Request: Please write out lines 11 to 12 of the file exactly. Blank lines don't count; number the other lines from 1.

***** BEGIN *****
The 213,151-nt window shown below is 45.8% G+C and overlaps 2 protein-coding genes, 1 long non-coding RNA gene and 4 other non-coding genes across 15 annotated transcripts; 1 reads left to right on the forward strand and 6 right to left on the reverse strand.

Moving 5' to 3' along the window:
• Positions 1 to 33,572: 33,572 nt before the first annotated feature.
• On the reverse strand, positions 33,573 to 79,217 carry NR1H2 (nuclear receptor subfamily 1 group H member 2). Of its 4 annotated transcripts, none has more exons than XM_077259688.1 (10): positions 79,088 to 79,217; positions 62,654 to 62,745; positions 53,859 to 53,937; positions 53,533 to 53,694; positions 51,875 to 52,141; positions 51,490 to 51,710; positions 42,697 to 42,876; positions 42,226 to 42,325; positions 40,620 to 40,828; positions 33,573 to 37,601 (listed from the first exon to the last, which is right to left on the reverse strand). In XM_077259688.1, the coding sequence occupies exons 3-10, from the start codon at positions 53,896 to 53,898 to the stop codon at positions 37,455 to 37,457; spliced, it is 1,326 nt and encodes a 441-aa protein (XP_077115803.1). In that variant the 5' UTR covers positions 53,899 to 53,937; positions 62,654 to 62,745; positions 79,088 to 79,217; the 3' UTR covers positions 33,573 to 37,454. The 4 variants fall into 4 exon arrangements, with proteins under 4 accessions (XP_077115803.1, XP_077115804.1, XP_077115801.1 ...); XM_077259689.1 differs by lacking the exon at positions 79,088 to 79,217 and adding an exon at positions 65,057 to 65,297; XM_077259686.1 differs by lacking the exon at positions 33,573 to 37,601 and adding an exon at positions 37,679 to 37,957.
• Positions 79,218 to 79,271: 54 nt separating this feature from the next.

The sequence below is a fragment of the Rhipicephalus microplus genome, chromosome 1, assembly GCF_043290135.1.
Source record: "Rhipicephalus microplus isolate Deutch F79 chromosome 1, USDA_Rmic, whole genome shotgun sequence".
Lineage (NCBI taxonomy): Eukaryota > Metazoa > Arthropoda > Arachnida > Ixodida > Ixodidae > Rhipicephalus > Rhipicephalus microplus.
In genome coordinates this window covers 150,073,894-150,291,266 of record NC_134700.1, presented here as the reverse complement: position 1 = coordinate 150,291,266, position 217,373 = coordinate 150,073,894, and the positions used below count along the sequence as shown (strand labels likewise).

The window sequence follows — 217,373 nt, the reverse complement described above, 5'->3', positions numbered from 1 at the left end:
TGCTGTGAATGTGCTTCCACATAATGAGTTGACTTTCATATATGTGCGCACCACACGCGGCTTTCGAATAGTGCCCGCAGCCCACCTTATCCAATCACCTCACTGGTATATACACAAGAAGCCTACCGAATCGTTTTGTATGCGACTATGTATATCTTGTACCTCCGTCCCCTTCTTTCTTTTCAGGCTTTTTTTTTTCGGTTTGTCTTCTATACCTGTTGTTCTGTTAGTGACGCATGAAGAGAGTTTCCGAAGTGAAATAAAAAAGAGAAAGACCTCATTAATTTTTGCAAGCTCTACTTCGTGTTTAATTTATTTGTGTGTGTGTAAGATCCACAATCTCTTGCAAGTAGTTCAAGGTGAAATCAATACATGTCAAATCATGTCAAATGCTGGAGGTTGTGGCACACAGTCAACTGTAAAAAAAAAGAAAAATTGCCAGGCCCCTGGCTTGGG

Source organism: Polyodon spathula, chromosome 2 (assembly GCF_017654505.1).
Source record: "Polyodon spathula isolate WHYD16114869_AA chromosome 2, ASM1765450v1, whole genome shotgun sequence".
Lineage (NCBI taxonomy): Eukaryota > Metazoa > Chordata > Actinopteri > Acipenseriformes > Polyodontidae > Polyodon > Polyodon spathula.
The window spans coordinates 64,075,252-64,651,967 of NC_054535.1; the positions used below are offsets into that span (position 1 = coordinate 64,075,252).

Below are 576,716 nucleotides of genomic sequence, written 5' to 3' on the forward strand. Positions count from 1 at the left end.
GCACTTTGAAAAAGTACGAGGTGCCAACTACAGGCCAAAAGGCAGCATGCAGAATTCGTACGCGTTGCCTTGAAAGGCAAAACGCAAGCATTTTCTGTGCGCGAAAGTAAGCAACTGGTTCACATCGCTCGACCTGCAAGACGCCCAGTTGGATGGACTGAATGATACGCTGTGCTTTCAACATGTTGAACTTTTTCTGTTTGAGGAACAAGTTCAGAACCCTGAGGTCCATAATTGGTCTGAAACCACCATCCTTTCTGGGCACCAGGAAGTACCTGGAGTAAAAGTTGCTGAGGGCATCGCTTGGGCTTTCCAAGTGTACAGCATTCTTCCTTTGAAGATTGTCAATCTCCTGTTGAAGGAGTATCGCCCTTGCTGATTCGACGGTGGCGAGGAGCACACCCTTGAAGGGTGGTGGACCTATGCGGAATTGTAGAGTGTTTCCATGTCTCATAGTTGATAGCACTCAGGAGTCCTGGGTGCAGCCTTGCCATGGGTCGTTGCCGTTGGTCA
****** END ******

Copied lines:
TGCTGTGAATGTGCTTCCACATAATGAGTTGACTTTCATATATGTGCGCACCACACGCGGCTTTCGAATAGTGCCCGCAGCCCACCTTATCCAATCACCTCACTGGTATATACACAAGAAGCCTACCGAATCGTTTTGTATGCGACTATGTATATCTTGTACCTCCGTCCCCTTCTTTCTTTTCAGGCTTTTTTTTTTCGGTTTGTCTTCTATACCTGTTGTTCTGTTAGTGACGCATGAAGAGAGTTTCCGAAGTGAAATAAAAAAGAGAAAGACCTCATTAATTTTTGCAAGCTCTACTTCGTGTTTAATTTATTTGTGTGTGTGTAAGATCCACAATCTCTTGCAAGTAGTTCAAGGTGAAATCAATACATGTCAAATCATGTCAAATGCTGGAGGTTGTGGCACACAGTCAACTGTAAAAAAAAAGAAAAATTGCCAGGCCCCTGGCTTGGG

Source organism: Polyodon spathula, chromosome 2 (assembly GCF_017654505.1).